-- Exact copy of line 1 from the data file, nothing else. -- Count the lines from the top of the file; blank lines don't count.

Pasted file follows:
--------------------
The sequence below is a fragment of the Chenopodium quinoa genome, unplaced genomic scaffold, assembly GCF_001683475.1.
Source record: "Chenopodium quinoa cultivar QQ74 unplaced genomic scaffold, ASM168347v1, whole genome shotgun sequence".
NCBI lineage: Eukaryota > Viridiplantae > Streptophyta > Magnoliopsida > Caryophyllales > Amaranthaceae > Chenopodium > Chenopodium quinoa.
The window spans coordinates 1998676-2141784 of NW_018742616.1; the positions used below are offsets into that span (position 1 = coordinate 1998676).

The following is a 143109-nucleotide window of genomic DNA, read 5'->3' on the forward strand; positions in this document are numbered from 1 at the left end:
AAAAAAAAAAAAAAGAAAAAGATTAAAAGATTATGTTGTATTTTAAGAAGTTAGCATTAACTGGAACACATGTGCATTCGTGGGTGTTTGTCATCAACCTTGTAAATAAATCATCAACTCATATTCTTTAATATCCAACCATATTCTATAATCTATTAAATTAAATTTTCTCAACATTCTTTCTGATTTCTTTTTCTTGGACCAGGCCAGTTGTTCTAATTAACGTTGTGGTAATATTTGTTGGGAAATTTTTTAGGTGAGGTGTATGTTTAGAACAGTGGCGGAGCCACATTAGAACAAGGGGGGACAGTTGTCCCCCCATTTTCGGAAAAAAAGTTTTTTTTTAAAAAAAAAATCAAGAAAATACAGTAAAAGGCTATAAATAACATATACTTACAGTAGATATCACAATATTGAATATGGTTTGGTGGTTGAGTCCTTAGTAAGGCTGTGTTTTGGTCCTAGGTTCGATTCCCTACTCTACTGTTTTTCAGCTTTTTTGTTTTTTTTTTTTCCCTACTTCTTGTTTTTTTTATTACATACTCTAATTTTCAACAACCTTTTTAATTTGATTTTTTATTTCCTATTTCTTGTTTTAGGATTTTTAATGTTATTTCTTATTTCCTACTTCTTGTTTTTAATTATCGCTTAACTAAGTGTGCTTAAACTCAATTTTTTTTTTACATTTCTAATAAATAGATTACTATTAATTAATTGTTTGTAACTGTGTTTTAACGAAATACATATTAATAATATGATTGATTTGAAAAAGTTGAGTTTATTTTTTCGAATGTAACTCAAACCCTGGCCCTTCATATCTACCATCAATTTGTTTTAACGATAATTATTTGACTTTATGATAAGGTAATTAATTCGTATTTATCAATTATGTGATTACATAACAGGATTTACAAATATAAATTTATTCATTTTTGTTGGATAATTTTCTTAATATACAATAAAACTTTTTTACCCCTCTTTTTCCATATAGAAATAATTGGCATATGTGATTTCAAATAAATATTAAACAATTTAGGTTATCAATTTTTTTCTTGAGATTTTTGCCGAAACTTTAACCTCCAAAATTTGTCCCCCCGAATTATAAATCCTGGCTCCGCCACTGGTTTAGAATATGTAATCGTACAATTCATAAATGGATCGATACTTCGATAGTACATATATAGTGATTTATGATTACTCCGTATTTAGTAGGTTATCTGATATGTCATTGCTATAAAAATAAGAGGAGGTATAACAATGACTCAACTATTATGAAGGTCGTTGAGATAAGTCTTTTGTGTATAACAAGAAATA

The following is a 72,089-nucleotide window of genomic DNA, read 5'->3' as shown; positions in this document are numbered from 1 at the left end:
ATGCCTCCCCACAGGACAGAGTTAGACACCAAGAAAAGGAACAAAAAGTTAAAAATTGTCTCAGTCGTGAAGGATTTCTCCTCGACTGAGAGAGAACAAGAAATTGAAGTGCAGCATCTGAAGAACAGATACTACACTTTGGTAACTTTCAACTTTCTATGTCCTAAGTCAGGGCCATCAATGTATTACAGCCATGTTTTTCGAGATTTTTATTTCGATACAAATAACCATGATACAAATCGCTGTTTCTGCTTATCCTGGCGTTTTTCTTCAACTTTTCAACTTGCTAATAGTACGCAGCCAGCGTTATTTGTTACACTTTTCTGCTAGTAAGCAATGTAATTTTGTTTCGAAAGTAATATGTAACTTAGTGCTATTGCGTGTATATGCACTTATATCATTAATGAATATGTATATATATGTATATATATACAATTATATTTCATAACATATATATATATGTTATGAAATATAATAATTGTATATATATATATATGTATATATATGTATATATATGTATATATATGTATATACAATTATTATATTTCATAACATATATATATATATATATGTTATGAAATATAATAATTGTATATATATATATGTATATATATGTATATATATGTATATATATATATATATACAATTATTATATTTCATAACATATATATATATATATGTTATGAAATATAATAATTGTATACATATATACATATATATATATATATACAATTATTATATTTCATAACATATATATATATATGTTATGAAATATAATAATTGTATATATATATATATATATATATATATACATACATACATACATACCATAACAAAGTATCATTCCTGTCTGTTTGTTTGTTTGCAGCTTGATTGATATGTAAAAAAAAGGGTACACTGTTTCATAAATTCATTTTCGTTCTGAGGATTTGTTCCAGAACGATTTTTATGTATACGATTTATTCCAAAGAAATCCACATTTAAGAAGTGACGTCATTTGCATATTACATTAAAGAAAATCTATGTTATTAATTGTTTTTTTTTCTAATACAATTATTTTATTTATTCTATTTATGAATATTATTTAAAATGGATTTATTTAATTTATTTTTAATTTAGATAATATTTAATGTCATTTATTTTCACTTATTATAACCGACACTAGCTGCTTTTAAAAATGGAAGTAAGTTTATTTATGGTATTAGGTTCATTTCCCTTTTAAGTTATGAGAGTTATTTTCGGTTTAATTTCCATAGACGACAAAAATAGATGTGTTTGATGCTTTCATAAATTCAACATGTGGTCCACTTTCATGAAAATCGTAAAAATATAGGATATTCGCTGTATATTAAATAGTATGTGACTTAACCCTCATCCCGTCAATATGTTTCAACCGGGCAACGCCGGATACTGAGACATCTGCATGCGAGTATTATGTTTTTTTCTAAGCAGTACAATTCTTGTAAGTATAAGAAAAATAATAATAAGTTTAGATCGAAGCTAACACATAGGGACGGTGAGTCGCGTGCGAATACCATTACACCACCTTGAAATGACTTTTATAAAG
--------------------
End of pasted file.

The sequence below is a fragment of the Chenopodium quinoa genome, unplaced genomic scaffold, assembly GCF_001683475.1.